I just remember that disturbing feeling of walking into that prison, the complete loss of privacy, the complete loss of stimulation, dignity.
It is not at the table, but in prison, that you learn who your true friends are.
If you want total security, go to prison. There you’re fed, clothed, given medical care and so on. The only thing lacking…is freedom.
One of the many lessons that one learns in prison is, that things are what they are and will be what they will be.
To be in prison so long, it's difficult to remember exactly what you did to get there.
If two people fight on the street, whose fault is it? Who is the criminal? It is the government’s responsibility because the government has not educated the people to not make mistakes. The people have inadequate, incompetent education, so they make mistakes! It is such a fraud.
The worst of prison life, he thought, was not being able to close his door.
Injustice anywhere is a threat to justice everywhere. We are caught in an inescapable network of mutuality, tied in a single garment of destiny. Whatever affects one directly, affects all indirectly.
He was a first-time nonviolent possible offender, ... And under the mandatory minimums, he was put in prison for 15 years. Not only does the punishment not fit the crime, but the mandatory minimums don't give judges any discretion to look at the background of the case, to read into the specifics of the case. I don't know a judge who really is in favor of the mandatory minimums.
The thoughts of a prisoner - they're not free either. They keep returning to the same things.
Fear can be like a prison. It is, however, a self made prison. Many are imprisoned by fear. No one else can liberate them from this prison. Others may inspire them but they must liberate themselves.
When you are younger you get blamed for crimes you never committed and when you're older you begin to get credit for virtues you never possessed. It evens itself out.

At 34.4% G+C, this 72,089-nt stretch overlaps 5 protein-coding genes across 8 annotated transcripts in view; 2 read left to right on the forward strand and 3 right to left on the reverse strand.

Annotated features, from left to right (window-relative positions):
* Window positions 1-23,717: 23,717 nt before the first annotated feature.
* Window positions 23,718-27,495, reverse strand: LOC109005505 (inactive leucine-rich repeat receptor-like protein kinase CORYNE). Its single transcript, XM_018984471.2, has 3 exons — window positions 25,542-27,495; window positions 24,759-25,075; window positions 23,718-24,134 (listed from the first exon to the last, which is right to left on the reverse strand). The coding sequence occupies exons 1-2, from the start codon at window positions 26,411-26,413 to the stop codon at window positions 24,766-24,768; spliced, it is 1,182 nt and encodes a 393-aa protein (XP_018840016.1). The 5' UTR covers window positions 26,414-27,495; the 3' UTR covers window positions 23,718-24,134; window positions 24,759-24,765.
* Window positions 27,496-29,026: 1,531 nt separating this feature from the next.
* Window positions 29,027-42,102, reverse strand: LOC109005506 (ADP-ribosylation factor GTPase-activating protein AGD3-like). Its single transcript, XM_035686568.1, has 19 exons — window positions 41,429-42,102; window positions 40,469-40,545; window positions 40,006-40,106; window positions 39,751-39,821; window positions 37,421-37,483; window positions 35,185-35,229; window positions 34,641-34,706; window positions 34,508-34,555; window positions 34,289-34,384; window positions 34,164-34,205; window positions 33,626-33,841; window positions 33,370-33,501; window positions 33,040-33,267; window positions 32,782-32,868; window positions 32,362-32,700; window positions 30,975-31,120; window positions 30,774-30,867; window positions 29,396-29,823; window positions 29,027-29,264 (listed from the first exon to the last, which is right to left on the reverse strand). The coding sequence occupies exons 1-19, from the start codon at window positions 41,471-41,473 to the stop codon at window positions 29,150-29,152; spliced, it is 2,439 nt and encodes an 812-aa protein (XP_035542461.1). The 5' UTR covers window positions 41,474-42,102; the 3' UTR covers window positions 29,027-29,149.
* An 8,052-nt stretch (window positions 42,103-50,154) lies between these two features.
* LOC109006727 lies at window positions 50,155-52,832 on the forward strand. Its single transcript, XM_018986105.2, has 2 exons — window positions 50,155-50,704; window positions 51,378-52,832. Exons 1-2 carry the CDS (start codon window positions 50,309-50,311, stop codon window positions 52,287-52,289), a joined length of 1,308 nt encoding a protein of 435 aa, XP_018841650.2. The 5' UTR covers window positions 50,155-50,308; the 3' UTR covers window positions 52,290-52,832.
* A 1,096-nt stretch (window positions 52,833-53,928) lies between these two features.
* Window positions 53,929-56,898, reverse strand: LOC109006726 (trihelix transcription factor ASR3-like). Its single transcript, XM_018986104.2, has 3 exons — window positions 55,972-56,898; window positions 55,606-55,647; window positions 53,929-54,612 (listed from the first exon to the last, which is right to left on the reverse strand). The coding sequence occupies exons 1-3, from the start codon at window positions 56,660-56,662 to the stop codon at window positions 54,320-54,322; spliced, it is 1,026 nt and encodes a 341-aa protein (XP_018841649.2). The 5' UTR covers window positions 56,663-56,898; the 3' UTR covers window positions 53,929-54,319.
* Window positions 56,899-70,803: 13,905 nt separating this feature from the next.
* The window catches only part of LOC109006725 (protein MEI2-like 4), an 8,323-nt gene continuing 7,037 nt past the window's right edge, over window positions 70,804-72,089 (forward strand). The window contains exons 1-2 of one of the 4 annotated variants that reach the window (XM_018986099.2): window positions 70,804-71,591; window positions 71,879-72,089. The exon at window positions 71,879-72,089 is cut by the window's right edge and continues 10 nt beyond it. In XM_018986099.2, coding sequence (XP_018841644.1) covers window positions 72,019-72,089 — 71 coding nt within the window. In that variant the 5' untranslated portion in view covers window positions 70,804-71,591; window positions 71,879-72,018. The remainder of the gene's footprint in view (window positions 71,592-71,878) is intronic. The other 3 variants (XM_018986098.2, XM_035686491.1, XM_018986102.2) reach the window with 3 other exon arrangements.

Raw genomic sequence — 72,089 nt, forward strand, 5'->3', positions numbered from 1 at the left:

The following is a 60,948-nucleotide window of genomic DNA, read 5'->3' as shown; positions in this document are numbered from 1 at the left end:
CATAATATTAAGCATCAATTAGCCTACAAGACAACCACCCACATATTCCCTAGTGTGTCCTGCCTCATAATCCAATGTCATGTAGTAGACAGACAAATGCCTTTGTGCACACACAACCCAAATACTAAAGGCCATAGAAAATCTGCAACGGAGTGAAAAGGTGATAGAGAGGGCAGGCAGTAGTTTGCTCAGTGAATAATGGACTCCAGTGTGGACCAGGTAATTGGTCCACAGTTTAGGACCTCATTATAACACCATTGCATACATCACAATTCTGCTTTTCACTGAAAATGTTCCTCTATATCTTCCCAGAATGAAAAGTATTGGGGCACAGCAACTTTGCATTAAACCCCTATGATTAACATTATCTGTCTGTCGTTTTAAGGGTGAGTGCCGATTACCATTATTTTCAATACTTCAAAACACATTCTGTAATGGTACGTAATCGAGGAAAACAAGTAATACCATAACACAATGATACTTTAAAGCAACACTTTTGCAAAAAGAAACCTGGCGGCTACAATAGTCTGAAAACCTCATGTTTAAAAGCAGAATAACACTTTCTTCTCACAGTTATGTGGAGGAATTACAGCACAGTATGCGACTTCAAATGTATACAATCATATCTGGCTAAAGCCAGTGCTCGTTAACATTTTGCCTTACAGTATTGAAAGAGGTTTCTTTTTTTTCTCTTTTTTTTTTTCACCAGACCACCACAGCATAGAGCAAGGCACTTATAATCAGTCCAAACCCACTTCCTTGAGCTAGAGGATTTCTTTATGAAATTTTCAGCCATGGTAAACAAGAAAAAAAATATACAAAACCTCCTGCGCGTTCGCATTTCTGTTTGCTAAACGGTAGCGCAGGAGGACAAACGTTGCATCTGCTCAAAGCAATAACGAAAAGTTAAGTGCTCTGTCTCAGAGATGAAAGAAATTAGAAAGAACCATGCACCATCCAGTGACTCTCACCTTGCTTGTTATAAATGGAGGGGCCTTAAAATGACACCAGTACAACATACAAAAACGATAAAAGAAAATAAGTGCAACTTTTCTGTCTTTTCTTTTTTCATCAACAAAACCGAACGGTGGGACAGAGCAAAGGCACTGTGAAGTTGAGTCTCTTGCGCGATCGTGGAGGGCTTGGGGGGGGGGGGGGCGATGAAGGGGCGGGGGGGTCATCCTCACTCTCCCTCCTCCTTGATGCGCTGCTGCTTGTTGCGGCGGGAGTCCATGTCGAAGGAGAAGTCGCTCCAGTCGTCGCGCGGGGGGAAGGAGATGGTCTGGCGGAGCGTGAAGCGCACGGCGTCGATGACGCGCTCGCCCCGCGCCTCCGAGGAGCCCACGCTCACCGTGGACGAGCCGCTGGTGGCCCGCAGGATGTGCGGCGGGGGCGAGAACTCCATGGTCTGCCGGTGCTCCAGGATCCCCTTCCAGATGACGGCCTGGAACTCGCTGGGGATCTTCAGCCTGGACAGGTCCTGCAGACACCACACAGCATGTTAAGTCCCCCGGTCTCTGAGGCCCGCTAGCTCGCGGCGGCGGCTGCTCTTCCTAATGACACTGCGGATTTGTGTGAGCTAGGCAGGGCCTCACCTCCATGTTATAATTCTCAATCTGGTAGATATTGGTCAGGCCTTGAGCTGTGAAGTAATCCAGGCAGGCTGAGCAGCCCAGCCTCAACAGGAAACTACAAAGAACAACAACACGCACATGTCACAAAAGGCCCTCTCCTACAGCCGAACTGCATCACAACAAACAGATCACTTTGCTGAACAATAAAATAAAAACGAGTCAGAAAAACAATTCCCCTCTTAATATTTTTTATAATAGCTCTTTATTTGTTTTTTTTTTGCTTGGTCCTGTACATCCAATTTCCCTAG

Three hundred years ago a prisoner condemned to the Tower of London carved on the wall of his cell this sentiment to keep up his spirits during his long imprisonment: “It is not adversity that kills, but the impatience with which we bear adversity.”
It is the deed that teaches, not the name we give it. Murder and capital punishment are not opposites that cancel one another, but similars that breed their own kind.
The law does not pretend to punish everything that is dishonest. That would seriously interfere with business.
The contagion of crime is like that of the plague. Criminals collected together corrupt each other; they are worse than ever when at the termination of their punishment they re-enter society.
Virtue pardons the wicked, as the sandal-tree perfumes the axe which strikes it.
I never told a victim story about my imprisonment. Instead, I told a transformation story - about how prison changed my outlook, about how I saw that communication, truth, and trust are at the heart of power.
Women have worked hard; starved in prison; given of their time and lives that we might sit in the House of Commons and take part in the legislating of this country.
Since 1957, black people have experienced double-digit unemployment - in good times and bad times. Look at the population of African Americans in prison. They represent more than half the population of prisoners in the country, 55 percent of those on death row.
It is better that ten guilty persons escape, than that one innocent suffer.
I can tell you this on a stack of Bibles: prisons are archaic, brutal, unregenerative, overcrowded hell holes where the inmates are treated like animals with absolutely not one humane thought given to what they are going to do once they are released. You're an animal in a cage and you're treated like one.
No man survives when freedom fails. The best men rot in filthy jails, and those who cry 'appease, appease' are hanged by those they tried to please.
To my mind, to kill in war is not a whit better than to commit ordinary murder.